Making its European debut at the Landor Theatre, Kander and Ebb’s last work, Curtains, sets the making of a new musical – a Wild West version of Robin Hood – alongside a comedy murder mystery. It’s a bizarrely inspired combination, executed with a wicked sense of humour.

At the play-within-a-play’s opening night it isn’t just the critics’ knives that are out; a talentless star becomes a showstopper of a special kind when she’s murdered on stage. Behind the scenes is a hive of viciousness and villainy that proves plenty of suspects. Enter our detective, who just happens to be a huge theatre fan.

Jeremy Legat excels in the role of Lieutenant Cioffi, solving the crime in style and inspiring the cast to produce a better show at the same time. Bryan Kennedy, who plays an imperious director, delivers every line in superbly arch fashion and the show’s apparently ruthless producer, played by Buster Skeggs, joins the fray in equally high camp fashion.

Curtains isn’t without its problems. Even for a musical, there’s a touch too much pastiche, the piece loses some steam toward the end and, despite tremendous performances from Leo Andrew and Fiona O’Carroll trying to save their marriage and the show, heartfelt moments seem out of place. But these faults are quickly forgotten in director Robert McWhir’s superb production – injecting humour into every scene, he lifts the piece magnificently.

With designer Martin Thomas’s near miraculous use of the space, Curtains feels very much the big Broadway show. As the cast sing of ‘wide open spaces’ that couldn’t be further from the intimate setting of the Landor, they show off Robbie O’Reilly’s terrific choreography perfectly. No question that this playful whodunit is a hit.

Until 1 September 2012


Photo by Francis Loney

Written 31 July 2012 for The London Magazine

“The Glorious Ones” at the Landor Theatre

The Landor Theatre in Clapham has the coup of presenting the European première of the off-Broadway musical The Glorious Ones. Set in 17th-century Italy, in the world of Commedia dell’Arte, it celebrates theatrical collaborations. Such affirmation seems appropriate: written and composed by award-winning team Ahrens and Flaherty, of Ragtime fame, the show reunites Landor dream team director Robert McWhir and designers Martin Thomas and Howard Hudson.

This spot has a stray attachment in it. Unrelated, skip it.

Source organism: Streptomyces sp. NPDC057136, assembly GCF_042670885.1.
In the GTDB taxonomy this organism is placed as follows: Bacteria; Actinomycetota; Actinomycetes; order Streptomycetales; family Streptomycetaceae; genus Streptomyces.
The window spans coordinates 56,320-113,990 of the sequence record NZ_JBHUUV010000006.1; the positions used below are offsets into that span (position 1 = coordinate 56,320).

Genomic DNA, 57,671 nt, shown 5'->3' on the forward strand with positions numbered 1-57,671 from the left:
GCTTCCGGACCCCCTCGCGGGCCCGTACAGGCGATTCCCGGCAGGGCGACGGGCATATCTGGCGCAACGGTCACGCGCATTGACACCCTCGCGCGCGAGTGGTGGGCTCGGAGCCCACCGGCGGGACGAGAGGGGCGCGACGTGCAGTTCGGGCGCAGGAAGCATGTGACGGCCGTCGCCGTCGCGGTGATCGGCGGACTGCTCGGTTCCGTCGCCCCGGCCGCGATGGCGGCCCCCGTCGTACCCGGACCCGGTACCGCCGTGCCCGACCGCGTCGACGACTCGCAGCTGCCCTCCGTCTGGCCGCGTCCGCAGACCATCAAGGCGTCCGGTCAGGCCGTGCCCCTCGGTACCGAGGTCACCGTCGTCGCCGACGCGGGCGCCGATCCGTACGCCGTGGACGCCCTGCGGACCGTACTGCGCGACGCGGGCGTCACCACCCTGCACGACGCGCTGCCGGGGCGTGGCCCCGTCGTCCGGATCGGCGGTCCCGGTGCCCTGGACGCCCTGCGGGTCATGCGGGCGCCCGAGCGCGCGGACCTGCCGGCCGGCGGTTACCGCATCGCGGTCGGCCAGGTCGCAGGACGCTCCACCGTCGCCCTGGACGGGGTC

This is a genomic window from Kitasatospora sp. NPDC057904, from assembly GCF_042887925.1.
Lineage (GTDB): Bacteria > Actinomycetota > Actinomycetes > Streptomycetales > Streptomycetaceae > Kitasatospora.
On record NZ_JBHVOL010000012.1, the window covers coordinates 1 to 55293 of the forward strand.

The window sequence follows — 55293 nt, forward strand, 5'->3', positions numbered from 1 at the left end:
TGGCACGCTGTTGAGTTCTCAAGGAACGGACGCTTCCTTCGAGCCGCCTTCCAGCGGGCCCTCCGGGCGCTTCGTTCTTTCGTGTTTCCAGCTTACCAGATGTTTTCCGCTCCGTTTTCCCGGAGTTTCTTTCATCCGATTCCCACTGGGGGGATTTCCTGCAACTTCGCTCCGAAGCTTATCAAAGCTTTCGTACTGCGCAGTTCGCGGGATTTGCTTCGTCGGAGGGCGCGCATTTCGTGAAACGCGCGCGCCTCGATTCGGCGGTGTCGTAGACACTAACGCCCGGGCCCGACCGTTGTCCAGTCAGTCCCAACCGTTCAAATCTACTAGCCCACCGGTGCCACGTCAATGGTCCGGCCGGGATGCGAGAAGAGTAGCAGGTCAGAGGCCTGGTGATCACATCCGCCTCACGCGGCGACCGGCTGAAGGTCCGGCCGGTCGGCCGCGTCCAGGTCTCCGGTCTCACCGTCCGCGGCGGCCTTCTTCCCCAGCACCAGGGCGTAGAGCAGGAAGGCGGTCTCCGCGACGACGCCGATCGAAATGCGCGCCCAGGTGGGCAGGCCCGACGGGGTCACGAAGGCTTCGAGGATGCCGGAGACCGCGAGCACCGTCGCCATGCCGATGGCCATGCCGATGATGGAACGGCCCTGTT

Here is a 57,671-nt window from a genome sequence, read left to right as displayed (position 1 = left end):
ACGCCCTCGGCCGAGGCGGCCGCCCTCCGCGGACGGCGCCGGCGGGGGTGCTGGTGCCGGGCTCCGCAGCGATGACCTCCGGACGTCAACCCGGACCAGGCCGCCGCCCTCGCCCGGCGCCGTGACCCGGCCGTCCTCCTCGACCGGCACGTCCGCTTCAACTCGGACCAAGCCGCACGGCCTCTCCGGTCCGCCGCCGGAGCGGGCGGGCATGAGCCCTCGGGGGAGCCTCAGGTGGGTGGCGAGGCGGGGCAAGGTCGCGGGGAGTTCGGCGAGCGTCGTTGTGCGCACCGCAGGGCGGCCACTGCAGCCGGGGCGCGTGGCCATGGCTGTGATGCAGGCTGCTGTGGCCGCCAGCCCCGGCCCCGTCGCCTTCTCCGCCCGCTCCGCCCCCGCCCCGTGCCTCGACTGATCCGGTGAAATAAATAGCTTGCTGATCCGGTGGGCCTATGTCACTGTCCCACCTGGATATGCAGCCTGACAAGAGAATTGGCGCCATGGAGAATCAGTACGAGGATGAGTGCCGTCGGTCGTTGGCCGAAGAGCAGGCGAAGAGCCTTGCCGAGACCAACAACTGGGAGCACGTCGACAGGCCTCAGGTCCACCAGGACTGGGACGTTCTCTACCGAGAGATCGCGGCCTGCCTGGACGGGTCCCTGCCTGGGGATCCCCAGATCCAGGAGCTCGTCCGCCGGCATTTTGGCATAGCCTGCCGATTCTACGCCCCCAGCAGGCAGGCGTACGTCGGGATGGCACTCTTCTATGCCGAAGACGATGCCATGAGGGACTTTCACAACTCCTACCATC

The conceit underlying The Glorious Ones is the satisfying fantasy that the actors are as interesting offstage as they are on it. In a stirring opening number we are told that their “lives are like a play within a play”. Flaminio Scala is the man in charge – a pied piper of performers, gathering an ensemble together as much for their personality as their ability. A famous pioneer in the history of Commedia dell’Arte, Scala’s passion is improvisation, and this is the key to his comedy.

Naturally improvisation in a musical is tricky but the cast is admirably fresh and McWhir has succeeded in creating a sense of camaraderie appropriate to a travelling company, aided by the Landor’s intimacy and Martin Thomas’ cleverly designed set. Mike Christie gives a sterling performance as Scala, joined by Peter Straker as Pantalone in fine comic form, and there are excellent turns from Jodie Beth Meyer and Kate Brennan.

The miniature performances of Commedia dell’Arte performed by the group are never quite as thrilling as the musical moments. And a challenge to change the art form from one of improvisation to scripted works – embodied in the conflict between Scala and his protégés – struggles to ignite the imagination. But there are more than enough songs and strong performances to allow The Glorious Ones to live up to its title – praise for the show should be plentiful in every sense.

Until 7 April 2012


Photo by Mitzide Margary

Written 13 March 2012 for The London Magazine